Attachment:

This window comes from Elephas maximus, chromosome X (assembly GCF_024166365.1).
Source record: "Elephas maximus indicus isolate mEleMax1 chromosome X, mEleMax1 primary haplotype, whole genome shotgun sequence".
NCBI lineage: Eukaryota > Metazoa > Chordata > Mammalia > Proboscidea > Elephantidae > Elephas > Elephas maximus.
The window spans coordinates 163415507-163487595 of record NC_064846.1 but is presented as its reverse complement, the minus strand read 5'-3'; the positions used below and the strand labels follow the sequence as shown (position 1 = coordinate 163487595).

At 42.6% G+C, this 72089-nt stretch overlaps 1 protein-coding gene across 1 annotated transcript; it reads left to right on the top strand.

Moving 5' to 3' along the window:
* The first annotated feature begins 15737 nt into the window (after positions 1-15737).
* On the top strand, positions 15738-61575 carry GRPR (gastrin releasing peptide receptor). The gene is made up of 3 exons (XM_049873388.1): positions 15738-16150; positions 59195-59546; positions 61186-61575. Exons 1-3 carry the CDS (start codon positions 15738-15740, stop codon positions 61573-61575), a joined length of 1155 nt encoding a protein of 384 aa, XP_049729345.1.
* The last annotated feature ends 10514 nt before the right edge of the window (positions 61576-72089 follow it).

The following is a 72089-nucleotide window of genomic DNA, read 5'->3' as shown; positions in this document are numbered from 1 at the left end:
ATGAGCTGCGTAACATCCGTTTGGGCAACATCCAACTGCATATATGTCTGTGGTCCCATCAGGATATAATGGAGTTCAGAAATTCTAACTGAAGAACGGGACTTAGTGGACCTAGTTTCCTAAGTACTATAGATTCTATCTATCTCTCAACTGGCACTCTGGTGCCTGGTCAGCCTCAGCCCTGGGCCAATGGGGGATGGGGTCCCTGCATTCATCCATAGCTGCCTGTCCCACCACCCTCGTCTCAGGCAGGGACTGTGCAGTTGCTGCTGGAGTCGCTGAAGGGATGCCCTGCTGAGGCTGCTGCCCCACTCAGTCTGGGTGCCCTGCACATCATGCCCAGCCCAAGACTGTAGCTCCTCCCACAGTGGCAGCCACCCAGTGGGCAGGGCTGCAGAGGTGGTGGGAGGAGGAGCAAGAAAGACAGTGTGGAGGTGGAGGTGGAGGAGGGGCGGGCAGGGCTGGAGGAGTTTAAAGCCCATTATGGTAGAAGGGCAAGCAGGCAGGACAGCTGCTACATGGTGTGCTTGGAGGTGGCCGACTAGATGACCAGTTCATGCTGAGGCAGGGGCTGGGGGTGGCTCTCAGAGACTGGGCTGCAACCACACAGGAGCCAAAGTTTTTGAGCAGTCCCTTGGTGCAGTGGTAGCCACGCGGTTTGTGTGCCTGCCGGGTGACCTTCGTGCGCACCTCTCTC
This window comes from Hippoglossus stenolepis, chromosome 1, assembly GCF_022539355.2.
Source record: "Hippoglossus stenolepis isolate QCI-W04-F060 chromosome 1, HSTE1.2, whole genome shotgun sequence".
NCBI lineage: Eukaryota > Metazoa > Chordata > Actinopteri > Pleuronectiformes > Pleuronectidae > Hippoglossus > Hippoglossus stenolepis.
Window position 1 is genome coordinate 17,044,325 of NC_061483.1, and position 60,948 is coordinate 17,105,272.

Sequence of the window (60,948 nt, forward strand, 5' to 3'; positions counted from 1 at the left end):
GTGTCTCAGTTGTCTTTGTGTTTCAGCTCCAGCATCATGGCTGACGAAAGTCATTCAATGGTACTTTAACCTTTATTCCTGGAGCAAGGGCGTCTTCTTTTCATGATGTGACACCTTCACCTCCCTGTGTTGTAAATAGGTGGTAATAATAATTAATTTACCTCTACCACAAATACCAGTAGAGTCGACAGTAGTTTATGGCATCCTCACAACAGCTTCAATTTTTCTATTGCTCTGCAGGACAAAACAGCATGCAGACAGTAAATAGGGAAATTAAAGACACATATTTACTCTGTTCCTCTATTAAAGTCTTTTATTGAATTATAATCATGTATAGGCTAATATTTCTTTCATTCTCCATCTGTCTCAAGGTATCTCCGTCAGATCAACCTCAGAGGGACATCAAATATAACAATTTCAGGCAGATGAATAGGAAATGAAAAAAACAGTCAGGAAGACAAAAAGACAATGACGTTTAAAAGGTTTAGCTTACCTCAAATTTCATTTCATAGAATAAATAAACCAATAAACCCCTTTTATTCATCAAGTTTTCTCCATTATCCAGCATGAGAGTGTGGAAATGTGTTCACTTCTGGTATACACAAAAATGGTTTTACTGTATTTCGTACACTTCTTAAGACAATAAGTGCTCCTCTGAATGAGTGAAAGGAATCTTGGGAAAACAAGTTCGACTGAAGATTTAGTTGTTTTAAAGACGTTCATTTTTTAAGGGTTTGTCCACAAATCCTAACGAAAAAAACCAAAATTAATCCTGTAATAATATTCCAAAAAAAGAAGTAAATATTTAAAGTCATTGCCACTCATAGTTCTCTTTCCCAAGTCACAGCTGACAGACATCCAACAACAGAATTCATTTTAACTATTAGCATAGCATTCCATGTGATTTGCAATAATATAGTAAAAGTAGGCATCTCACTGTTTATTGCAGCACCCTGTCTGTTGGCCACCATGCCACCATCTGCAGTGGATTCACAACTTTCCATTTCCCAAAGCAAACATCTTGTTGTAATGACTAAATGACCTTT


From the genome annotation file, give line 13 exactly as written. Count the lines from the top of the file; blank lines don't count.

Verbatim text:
Source record: "Hippoglossus stenolepis isolate QCI-W04-F060 chromosome 1, HSTE1.2, whole genome shotgun sequence".